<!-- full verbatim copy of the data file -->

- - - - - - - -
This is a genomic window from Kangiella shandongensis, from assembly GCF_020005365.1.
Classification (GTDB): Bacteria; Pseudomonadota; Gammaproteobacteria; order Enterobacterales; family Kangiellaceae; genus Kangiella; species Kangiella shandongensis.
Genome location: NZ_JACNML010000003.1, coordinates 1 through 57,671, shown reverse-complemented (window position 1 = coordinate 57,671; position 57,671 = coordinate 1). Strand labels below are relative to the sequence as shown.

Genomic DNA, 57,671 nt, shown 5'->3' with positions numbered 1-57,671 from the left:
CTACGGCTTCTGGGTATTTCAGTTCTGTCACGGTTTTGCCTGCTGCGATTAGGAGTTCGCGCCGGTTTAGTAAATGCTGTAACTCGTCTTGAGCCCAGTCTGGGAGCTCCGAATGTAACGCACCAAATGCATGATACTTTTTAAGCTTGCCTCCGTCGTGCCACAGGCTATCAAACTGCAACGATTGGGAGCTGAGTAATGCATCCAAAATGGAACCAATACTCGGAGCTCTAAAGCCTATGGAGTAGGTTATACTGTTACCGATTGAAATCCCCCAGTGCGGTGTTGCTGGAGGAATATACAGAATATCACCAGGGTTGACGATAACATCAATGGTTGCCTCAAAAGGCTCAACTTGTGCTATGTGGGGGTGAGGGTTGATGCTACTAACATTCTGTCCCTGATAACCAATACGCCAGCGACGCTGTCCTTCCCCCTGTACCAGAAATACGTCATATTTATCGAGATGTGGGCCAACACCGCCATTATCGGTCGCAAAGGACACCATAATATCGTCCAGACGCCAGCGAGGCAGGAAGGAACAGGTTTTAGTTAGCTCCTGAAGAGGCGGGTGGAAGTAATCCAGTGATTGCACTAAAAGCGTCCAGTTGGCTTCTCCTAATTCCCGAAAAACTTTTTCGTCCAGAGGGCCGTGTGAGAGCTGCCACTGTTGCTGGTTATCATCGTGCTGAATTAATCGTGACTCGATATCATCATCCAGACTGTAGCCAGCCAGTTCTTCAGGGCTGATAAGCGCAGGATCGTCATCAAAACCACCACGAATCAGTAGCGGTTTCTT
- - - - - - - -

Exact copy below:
This is a genomic window from Kangiella shandongensis, from assembly GCF_020005365.1.
Classification (GTDB): Bacteria; Pseudomonadota; Gammaproteobacteria; order Enterobacterales; family Kangiellaceae; genus Kangiella; species Kangiella shandongensis.
Genome location: NZ_JACNML010000003.1, coordinates 1 through 57,671, shown reverse-complemented (window position 1 = coordinate 57,671; position 57,671 = coordinate 1). Strand labels below are relative to the sequence as shown.

Genomic DNA, 57,671 nt, shown 5'->3' with positions numbered 1-57,671 from the left:
CTACGGCTTCTGGGTATTTCAGTTCTGTCACGGTTTTGCCTGCTGCGATTAGGAGTTCGCGCCGGTTTAGTAAATGCTGTAACTCGTCTTGAGCCCAGTCTGGGAGCTCCGAATGTAACGCACCAAATGCATGATACTTTTTAAGCTTGCCTCCGTCGTGCCACAGGCTATCAAACTGCAACGATTGGGAGCTGAGTAATGCATCCAAAATGGAACCAATACTCGGAGCTCTAAAGCCTATGGAGTAGGTTATACTGTTACCGATTGAAATCCCCCAGTGCGGTGTTGCTGGAGGAATATACAGAATATCACCAGGGTTGACGATAACATCAATGGTTGCCTCAAAAGGCTCAACTTGTGCTATGTGGGGGTGAGGGTTGATGCTACTAACATTCTGTCCCTGATAACCAATACGCCAGCGACGCTGTCCTTCCCCCTGTACCAGAAATACGTCATATTTATCGAGATGTGGGCCAACACCGCCATTATCGGTCGCAAAGGACACCATAATATCGTCCAGACGCCAGCGAGGCAGGAAGGAACAGGTTTTAGTTAGCTCCTGAAGAGGCGGGTGGAAGTAATCCAGTGATTGCACTAAAAGCGTCCAGTTGGCTTCTCCTAATTCCCGAAAAACTTTTTCGTCCAGAGGGCCGTGTGAGAGCTGCCACTGTTGCTGGTTATCATCGTGCTGAATTAATCGTGACTCGATATCATCATCCAGACTGTAGCCAGCCAGTTCTTCAGGGCTGATAAGCGCAGGATCGTCATCAAAACCACCACGAATCAGTAGCGGTTTCTT